While R. brasiliensis was important all throughout the trial, accounting for 16.1% - 32.6% of the IV, L. virginicum started as a weak weed species which jumped from IV = 0.3% at the first year to IV = 26.7% at the third year (Table 2). This greatly highlights weed management in areas often planted with oilseed crops should focus on controlling these two weeds if they are present, besides A. hybridus, H. parviflorus and L. nepetifolia which were also important in years where climatic conditions favored its occurrence. L. nepetifolia (klip dagga) is a common, but low competitive weed, which is usually either easily controlled with herbicides or suppressed by other plant species.

For the area under fallow (Table 2), H. parviflorus was responsible for about 15% of the IV at the first and third years, while R. brasiliensis also ranged from 16.1% to 25.7% in IV. At the first year infestation was more balanced, with five weed species presenting IV of about 10% - 15%; at the third year, however, L. nepetifolia and R. brasiliensis suppressed most weed species, representing together 53.6% of the overall infestation in the area under fallow (Table 2).

Besides the I.V., H. parviflorus, L. nepetifolia, L. virginicum and R. brasiliensis are highlighted for its numerous offspring (De), each species solely representing, in most cases, more than 20% of the individuals accounted at the experiment (Table 2). In the same way, A. hybridus, L. virginicum and R. brasiliensis were the most vigorous weed species as their Dominance (Do) was often higher than 20% (Table 2).

When the evaluation season is considered (Table 2, lower section), it is noted that the most important weed species in the system were present all throughout the year. For the area grown with oilseed crops, R. brasiliensis was the most important one from Winter to Post-Emergence, followed by A. hybridus in Winter and PostEmergence. At the intermediary assessment, L. virginicum surpassed A. hybridus in importance. For the area under fallow, R. brasiliensis was also the most important and persistent weed species, but contrary to the observed for the oilseed areas, L. nepetifolia surpassed L. virginicum and A. hybridus as the second most important species in Winter and Pre-Planting, and H. parviflorus was the second most important one in Post-Emergence (Table 2). Overall, there was no weed species most present in a certain season; important weed species were the ones with year-round occurrence (Table 2).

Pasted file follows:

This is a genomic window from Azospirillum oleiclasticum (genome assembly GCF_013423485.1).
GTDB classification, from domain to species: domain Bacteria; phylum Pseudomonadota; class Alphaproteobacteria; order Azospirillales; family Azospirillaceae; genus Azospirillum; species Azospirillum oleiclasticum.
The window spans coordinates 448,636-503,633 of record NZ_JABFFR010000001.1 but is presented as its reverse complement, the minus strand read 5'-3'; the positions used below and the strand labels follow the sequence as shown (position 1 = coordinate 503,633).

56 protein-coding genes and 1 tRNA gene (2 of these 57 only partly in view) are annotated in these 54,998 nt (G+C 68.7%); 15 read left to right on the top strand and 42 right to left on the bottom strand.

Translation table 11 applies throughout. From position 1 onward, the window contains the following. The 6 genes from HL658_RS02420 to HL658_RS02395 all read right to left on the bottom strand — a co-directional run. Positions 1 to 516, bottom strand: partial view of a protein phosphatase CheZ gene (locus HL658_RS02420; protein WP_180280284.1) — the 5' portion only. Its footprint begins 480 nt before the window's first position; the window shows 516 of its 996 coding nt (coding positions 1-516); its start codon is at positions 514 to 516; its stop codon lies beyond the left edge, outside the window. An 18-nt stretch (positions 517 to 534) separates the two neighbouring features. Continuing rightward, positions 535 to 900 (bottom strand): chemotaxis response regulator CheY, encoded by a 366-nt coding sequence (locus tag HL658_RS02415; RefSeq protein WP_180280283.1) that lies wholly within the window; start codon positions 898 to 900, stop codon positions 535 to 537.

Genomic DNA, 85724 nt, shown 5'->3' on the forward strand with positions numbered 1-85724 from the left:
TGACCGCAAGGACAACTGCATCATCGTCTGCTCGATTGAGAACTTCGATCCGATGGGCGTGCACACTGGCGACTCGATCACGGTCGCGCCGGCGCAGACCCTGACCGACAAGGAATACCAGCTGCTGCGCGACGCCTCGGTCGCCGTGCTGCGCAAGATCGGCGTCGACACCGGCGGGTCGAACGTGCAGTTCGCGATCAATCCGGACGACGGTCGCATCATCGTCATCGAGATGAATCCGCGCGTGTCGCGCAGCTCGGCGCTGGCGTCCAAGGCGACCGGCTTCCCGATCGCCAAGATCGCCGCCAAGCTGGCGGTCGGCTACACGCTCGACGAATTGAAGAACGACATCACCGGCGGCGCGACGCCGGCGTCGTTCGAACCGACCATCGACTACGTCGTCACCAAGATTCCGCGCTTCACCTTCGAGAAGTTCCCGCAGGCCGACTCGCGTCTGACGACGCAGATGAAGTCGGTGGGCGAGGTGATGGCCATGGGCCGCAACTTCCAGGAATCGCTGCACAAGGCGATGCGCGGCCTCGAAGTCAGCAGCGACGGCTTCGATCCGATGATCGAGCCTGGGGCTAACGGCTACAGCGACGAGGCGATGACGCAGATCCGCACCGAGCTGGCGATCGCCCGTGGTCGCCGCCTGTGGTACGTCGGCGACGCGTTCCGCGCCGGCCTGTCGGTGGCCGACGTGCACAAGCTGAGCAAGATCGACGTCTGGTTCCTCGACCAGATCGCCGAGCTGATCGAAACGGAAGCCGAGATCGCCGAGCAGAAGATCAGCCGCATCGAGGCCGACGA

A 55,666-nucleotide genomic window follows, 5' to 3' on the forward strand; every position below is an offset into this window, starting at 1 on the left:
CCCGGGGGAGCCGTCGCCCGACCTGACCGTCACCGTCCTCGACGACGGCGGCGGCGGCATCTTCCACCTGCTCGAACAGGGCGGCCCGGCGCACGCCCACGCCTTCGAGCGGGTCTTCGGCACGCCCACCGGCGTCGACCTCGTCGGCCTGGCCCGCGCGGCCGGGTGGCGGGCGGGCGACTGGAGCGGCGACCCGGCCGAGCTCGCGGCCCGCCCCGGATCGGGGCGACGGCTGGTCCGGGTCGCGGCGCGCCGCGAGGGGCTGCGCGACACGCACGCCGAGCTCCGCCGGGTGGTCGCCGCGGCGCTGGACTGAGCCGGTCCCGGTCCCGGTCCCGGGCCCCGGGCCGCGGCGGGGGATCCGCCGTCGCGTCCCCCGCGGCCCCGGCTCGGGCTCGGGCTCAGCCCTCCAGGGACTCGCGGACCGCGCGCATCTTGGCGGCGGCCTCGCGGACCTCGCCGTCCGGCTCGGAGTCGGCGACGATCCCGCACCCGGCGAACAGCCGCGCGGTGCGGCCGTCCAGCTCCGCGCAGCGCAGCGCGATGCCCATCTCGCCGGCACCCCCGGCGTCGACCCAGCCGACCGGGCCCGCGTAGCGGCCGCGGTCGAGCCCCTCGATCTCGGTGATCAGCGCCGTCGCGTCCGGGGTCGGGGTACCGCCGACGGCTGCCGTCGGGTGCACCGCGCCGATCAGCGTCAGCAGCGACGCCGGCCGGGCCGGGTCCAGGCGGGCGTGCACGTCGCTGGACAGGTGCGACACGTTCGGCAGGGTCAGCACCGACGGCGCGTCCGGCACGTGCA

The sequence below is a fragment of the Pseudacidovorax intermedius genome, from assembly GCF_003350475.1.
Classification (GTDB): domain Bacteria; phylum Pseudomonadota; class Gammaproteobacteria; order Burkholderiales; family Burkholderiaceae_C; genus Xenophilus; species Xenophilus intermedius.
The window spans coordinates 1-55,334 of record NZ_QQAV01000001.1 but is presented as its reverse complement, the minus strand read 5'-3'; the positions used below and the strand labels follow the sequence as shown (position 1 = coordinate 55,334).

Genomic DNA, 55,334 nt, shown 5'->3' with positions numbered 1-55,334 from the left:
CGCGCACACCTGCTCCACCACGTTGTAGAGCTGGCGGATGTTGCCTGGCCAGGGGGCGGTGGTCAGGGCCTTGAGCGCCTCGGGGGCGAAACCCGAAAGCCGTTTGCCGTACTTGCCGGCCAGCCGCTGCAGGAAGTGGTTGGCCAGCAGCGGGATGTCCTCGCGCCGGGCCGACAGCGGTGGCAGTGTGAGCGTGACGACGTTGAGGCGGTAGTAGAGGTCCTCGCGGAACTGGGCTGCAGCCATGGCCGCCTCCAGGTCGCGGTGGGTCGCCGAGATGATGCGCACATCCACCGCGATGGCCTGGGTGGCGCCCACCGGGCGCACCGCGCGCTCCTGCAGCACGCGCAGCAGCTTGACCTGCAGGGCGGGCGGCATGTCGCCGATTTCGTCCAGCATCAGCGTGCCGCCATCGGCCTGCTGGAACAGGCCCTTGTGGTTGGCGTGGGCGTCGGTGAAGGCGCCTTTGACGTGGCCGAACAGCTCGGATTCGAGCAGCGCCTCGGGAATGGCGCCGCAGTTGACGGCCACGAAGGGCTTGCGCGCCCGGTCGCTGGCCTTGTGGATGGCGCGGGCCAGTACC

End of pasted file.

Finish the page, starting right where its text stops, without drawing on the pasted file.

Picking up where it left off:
Mas et al. [26] observed that weed communities after five or more years of no-till glyphosate-tolerant soybean cropping systems had: (i) higher relative abundance of perennials (52.1% versus 31.7%), and (ii) higher relative abundance of dicotyledons (66.3% versus 38.5%) than the weed communities of fields with <5 years of no-till. At this study, a predominance of broadleaved weeds was also observed (Table 2), although the absolute level of infestation was reduced in areas planted with winter oilseed crops (Figure 2).

When areas were compared among them, as average of three years with three assessments per year (Table 3), R. brasiliensis was reported as the most important weed in crambe following L. virginicum, and the second most important in radish, rapeseed and fallow areas. A. hybridus was the most important species in radish and the third most important in rapeseed, crambe and fallow. H. parviflorus, reported as the most important one in rape

Table 2 . Phytosociological parameters of the 10 most important weed species, as a function of year (average of Winter/Pre-Planting/Post-Emergence evaluations), and cropping season (average of years 2011/2012/2013). Embrapa Western Agriculture, Dourados, MS, Brazil, 2014.

Winter Oilseed Crops: radish, crambe and rapeseed areas; Winter Fallow: planted with soybean, no crops in winter; De = density; Fr = frequency; Do = dominance; I.V. = importance value; (-) = species absent from the area. Evaluations: “Winter” = right after harvest of the winter oilseed crops, by July/August; “Pre-Planting” = about 30 days after no-residual chemical burndown prior to planting soybean, by September/October; “Post-Emergence” = about 25 days after soybean emergence, in November.